DRM and unintended consequences

Chad Perrin analyzes the inherent problems of DRM, its security, and its negative affect on business.

Back in November 2007, I hinted at the inherent problems of DRM software in the article Radiohead knows more than Microsoft about security. I didn't really address DRM itself in any detail, however. I'll address it now.

Technical problems

As you might have gathered from the Radiohead article, DRM is essentially ineffective. Its only successes are in treating legitimate customers like criminals. A determined (and competent) security cracker can always find a way to circumvent DRM.

In April 2007, Ars Technica reported on the statements by one of the people involved in the Xbox-based AACS key crack that allowed them to circumvent the HD-DVD format's DRM. Before that, any AACS cracks have been "fixed" by "expiring" compromised content decryption keys and issuing new keys with new content. This meant that already cracked and released keys could be used to circumvent DRM on older content, but not on anything released after the new keys were issued. Such solutions to the problem don't address the real problem, though — that the new keys can be extracted as well, as demonstrated by the Xbox-based crack.

Ultimately, there's no way to really protect content from its users without simply preventing the users from accessing it at all. DRM "protects" content by encrypting it and preventing the user from accessing it in unauthorized ways — including copying it. To be worth selling, though, it has to be accessible in authorized ways — including actually playing the content on an authorized player. This means there must be a way for the player to decrypt the content.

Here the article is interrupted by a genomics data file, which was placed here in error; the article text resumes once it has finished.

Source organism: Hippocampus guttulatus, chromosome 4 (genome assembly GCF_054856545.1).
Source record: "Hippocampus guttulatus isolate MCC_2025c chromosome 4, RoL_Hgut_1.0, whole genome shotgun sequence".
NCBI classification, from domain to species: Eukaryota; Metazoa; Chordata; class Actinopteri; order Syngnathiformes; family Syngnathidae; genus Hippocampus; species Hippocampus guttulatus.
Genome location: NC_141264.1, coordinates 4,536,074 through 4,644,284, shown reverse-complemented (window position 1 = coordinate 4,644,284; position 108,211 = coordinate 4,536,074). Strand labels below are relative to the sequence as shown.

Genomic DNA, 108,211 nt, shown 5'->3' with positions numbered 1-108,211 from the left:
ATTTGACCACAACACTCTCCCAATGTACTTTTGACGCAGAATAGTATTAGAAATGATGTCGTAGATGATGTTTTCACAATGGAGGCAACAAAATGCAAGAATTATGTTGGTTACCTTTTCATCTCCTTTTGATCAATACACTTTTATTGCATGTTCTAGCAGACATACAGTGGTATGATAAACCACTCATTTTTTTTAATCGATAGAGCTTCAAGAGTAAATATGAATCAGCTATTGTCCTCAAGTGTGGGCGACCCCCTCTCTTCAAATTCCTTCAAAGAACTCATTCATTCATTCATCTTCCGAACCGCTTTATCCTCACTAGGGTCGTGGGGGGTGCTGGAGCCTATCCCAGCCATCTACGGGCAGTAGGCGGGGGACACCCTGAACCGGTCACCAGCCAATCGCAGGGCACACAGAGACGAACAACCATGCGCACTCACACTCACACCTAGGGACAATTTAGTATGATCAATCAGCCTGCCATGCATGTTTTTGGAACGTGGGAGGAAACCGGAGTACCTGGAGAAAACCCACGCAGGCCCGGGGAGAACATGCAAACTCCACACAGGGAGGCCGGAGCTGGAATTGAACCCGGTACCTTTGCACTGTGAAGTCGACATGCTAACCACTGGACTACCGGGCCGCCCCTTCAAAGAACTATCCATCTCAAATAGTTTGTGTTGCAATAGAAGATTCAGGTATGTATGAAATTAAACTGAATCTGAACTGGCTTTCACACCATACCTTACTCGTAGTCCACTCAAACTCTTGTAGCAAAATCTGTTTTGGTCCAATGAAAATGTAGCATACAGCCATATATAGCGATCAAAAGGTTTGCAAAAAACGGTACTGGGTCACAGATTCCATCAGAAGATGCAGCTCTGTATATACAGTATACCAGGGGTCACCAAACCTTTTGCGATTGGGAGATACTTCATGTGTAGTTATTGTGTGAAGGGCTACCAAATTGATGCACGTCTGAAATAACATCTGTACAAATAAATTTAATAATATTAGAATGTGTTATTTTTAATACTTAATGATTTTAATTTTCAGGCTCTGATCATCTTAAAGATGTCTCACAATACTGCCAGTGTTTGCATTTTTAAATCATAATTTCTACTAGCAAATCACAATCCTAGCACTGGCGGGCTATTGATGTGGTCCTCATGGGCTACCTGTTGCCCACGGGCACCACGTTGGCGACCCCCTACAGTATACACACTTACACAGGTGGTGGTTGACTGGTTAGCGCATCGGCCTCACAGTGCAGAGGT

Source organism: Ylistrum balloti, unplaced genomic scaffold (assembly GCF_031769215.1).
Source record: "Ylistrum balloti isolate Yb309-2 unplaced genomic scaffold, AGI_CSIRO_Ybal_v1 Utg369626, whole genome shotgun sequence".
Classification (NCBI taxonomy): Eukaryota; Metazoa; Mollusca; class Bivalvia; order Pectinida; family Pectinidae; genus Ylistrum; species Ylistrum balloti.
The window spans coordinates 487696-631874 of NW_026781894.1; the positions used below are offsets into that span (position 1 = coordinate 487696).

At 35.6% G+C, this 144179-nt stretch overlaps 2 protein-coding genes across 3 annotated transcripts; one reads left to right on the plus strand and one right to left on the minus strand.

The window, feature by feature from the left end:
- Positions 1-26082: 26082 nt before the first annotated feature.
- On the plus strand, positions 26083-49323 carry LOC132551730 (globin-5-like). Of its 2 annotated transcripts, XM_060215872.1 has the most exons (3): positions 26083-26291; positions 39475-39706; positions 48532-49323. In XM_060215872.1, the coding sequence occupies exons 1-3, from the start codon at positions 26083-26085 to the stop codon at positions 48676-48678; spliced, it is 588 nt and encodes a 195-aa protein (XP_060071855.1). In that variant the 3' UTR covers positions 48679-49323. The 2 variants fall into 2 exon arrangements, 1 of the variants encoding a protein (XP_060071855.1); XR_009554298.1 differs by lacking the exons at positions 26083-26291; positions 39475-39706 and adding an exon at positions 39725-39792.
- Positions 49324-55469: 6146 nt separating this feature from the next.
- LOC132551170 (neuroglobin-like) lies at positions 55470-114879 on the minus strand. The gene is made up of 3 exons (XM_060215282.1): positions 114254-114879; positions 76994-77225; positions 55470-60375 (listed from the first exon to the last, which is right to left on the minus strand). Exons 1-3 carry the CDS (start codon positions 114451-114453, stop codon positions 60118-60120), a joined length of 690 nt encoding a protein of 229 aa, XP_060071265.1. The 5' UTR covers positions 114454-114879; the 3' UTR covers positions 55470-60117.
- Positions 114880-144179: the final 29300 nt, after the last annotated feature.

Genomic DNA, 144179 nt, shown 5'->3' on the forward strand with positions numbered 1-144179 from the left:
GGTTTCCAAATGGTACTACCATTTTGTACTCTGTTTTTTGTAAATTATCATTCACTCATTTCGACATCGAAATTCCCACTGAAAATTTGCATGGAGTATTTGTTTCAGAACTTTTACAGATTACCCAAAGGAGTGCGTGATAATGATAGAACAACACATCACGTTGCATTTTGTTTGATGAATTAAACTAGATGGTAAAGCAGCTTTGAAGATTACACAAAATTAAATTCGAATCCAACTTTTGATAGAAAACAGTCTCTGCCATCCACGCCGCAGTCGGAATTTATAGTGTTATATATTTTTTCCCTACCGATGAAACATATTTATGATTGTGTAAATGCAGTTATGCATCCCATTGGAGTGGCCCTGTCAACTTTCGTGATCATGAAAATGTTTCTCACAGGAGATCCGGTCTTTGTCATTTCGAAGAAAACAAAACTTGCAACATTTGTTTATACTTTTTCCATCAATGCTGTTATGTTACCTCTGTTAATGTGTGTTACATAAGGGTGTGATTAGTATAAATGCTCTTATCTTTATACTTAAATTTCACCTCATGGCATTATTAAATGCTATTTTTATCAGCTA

There are at least two different ways to leverage the necessity of decryption to circumvent DRM:

  1. You can access the content after it is decrypted. AACS standards require specific characteristics for authorized players to make it difficult to capture content after decryption to make unauthorized copies, but ultimately the only reason this DRM circumvention technique is not used more often is because it is usually easier to get the decryption key than to capture the content between decryption and display.